Consumer prices fell 0.5 percent in August over July, taking the annual inflation rate down to -1.9 percent from -1.7 percent the previous month, influenced by cheaper food (7 percent), while non-food products rose by 0.8 percent and prices of services went up 2 percent, according to data from the National Institute for Statistics (INS).
Measured with the harmonized index of consumer prices (HICP), prices decreased by 1.7 percent compared to August last year.
In August 2015, the weight of the goods and services for which a price fall was observed compared to August 2014 was 45.2 percent. Goods and services whose prices increased within a range of 0‐2.5 percent had a share of 30.4 percent, while a rise of more than 2.5 percent in prices was observed for 24.4 percent of goods and services.
The average rise in consumer prices in the last 12 months over the previous 12 months is 0.3 percent based on the CPI, while based on HICP it stands at 0.5 percent.
Food prices dropped 0.8 percent in August compared to July, non-food goods by 0.5 percent, while prices of services remained stable.
The biggest price reductions were recorded for fresh fruit (12 percent) followed by sub-category “other vegetables and tinned vegetables” with 9.5 percent, and potatoes, which were cheaper by 6 percent.
Instead, prices rose for eggs (4 percent), citrus and other southern fruit (1.9 percent), edible oil (0.4 percent), sugar (0.3 percent), canned and other products fish and meat from pigs, each with 0.2 percent.
In the category of non-food goods fuels were cheaper by 3 percent, drugs and medical items by 0.5 percent, while refrigerators and freezers have increased by 0.3 percent.
Air and telephone services had prices 0.4 percent lower. Plumbing, sewerage and waste had higher rates by 0.3 percent.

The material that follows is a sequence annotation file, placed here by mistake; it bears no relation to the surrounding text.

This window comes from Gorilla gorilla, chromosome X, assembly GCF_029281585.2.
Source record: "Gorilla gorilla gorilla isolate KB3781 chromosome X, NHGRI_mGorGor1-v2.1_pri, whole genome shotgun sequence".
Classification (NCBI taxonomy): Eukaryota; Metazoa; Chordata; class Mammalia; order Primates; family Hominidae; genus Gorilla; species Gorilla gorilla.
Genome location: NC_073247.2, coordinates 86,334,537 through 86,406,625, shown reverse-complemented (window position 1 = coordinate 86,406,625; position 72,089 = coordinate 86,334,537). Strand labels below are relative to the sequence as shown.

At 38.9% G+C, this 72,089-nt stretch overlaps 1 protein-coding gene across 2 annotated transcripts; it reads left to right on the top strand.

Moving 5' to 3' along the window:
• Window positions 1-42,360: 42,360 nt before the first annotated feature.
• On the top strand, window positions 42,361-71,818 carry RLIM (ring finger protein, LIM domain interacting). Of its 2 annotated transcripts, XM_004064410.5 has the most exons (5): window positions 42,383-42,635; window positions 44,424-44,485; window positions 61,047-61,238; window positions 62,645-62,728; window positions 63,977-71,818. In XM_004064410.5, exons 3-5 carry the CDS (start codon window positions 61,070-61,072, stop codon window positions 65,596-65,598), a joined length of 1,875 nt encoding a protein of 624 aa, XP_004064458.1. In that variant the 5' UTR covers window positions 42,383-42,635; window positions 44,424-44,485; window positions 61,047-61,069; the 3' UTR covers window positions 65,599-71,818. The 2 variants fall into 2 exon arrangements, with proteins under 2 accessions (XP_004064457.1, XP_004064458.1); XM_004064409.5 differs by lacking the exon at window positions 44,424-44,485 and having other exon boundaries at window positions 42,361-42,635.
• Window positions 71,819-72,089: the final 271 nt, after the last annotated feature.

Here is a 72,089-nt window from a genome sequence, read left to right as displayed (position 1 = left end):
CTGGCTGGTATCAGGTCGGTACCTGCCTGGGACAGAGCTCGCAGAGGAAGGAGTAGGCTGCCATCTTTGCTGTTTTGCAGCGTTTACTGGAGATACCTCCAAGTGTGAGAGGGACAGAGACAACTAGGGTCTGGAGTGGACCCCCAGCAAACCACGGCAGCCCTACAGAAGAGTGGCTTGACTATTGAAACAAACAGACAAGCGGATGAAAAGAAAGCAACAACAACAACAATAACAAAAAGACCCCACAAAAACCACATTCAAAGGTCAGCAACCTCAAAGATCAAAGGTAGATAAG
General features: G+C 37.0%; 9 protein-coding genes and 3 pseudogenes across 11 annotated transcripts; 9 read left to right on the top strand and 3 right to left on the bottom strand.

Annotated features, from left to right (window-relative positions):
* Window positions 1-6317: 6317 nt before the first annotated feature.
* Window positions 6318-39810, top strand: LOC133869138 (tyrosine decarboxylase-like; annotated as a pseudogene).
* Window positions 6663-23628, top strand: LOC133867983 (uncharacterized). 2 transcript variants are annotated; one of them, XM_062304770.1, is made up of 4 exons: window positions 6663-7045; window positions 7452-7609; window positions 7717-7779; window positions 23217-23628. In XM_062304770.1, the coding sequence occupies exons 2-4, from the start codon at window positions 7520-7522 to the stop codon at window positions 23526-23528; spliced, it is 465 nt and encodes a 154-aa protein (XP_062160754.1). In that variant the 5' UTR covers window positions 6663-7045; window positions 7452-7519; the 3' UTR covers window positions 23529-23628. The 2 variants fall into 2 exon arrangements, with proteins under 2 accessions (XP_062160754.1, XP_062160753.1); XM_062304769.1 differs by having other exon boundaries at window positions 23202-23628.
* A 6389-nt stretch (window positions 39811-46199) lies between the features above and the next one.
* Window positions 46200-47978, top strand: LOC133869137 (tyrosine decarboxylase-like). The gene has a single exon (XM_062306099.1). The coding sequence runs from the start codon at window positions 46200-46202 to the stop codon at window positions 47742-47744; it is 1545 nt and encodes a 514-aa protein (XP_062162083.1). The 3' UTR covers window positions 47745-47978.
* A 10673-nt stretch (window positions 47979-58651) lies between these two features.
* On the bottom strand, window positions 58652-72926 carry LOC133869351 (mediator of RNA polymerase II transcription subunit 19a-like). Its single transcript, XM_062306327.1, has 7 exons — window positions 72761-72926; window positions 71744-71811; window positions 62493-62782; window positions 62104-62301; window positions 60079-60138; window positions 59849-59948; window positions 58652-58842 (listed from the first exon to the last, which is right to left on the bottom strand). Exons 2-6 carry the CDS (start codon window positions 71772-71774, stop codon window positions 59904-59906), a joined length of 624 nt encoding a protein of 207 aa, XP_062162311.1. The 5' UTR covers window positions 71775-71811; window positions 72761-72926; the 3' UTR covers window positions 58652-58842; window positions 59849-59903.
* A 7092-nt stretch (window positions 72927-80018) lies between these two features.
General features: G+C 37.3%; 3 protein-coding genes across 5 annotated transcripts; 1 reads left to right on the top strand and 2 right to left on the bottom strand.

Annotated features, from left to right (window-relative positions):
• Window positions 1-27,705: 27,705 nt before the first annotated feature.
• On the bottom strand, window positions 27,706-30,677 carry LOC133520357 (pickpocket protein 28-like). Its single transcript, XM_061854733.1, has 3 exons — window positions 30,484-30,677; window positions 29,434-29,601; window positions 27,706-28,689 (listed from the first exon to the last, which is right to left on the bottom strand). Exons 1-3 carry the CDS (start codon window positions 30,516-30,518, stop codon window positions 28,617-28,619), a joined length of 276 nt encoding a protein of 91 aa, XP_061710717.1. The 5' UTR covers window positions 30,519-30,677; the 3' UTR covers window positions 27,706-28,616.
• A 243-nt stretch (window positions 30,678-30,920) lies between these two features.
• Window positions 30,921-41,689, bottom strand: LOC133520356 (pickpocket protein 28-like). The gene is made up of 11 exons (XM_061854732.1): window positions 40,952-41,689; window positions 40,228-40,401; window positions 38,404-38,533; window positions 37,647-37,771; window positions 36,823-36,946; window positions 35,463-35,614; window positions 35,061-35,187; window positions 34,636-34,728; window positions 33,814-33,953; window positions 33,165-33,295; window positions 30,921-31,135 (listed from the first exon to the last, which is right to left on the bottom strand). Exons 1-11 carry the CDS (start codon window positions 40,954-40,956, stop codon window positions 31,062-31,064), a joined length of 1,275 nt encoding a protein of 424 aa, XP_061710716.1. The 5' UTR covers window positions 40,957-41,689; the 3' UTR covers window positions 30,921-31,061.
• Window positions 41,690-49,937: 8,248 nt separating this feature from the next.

Compared to December last year, food was cheaper by 8 percent in August. On the other hand, non-food prices increased by 1.6 percent and services prices rose 1.3 percent.
In July, consumer prices fell 0.2 percent from the previous month and the annual rate of inflation reached -1.7 percent, from -1.6 percent in June, influenced by food prices, which decreased by 7 percent compared with last July.
The annual inflation rate went negative in June for the first time in 25 years, to -1.6 percent, after prices were lower by 3 percent compared to May, due to lower VAT on food and beverages at 9 percent from 1 June.
“It is unlikely the central bank will respond with additional measures to relax this temporary slowdown in inflation caused by a series of shocks in the offer,” reads an analysis by Erste, which goes on to show that the salary increases scheduled for 2016 speak also to a prudent monetary policy.
Erste believes that an increase in the policy rate is possible in 2016, to compensate for consumption based on fiscal loosening momentum, in a period where consumption is already rising.
Erste anticipates a 0.2 percent annual inflation in December this year and 0.7 percent in December 2016.
Inflation could remain negative until May 2016 after reducing VAT on food to 9 percent in June 2015, which will be followed by the standard VAT reduction to 20 percent from January next year.
Accordingly, Erste expects inflation to reach the central bank’s target range of 2.5 percent ± 1 percentage point in early 2017.